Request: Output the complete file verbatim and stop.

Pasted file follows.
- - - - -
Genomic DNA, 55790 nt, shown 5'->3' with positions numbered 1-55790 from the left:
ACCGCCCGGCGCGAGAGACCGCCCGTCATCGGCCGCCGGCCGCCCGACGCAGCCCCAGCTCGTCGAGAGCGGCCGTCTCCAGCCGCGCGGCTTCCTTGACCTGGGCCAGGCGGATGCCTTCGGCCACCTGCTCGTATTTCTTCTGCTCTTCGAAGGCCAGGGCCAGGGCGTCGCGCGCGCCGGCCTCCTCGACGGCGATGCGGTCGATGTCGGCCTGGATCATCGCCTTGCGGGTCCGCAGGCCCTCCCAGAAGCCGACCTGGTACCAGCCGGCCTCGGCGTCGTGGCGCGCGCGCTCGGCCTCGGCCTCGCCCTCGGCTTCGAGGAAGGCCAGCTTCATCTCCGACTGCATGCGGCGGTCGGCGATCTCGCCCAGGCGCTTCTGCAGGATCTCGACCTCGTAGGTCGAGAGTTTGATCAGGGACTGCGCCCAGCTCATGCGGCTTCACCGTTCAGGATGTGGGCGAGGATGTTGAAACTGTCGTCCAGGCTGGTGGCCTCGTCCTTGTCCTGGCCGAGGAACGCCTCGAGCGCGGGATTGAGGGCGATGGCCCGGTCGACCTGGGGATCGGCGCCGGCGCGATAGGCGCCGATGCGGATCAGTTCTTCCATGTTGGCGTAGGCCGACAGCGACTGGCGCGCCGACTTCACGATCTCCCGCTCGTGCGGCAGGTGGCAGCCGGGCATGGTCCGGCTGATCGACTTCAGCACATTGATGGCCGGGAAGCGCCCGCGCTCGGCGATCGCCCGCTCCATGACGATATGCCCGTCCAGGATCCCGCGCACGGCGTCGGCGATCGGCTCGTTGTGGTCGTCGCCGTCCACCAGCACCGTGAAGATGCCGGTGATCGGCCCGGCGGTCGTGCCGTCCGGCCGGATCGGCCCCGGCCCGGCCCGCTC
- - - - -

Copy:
Genomic DNA, 55790 nt, shown 5'->3' with positions numbered 1-55790 from the left:
ACCGCCCGGCGCGAGAGACCGCCCGTCATCGGCCGCCGGCCGCCCGACGCAGCCCCAGCTCGTCGAGAGCGGCCGTCTCCAGCCGCGCGGCTTCCTTGACCTGGGCCAGGCGGATGCCTTCGGCCACCTGCTCGTATTTCTTCTGCTCTTCGAAGGCCAGGGCCAGGGCGTCGCGCGCGCCGGCCTCCTCGACGGCGATGCGGTCGATGTCGGCCTGGATCATCGCCTTGCGGGTCCGCAGGCCCTCCCAGAAGCCGACCTGGTACCAGCCGGCCTCGGCGTCGTGGCGCGCGCGCTCGGCCTCGGCCTCGCCCTCGGCTTCGAGGAAGGCCAGCTTCATCTCCGACTGCATGCGGCGGTCGGCGATCTCGCCCAGGCGCTTCTGCAGGATCTCGACCTCGTAGGTCGAGAGTTTGATCAGGGACTGCGCCCAGCTCATGCGGCTTCACCGTTCAGGATGTGGGCGAGGATGTTGAAACTGTCGTCCAGGCTGGTGGCCTCGTCCTTGTCCTGGCCGAGGAACGCCTCGAGCGCGGGATTGAGGGCGATGGCCCGGTCGACCTGGGGATCGGCGCCGGCGCGATAGGCGCCGATGCGGATCAGTTCTTCCATGTTGGCGTAGGCCGACAGCGACTGGCGCGCCGACTTCACGATCTCCCGCTCGTGCGGCAGGTGGCAGCCGGGCATGGTCCGGCTGATCGACTTCAGCACATTGATGGCCGGGAAGCGCCCGCGCTCGGCGATCGCCCGCTCCATGACGATATGCCCGTCCAGGATCCCGCGCACGGCGTCGGCGATCGGCTCGTTGTGGTCGTCGCCGTCCACCAGCACCGTGAAGATGCCGGTGATCGGCCCGGCGGTCGTGCCGTCCGGCCGGATCGGCCCCGGCCCGGCCCGCTC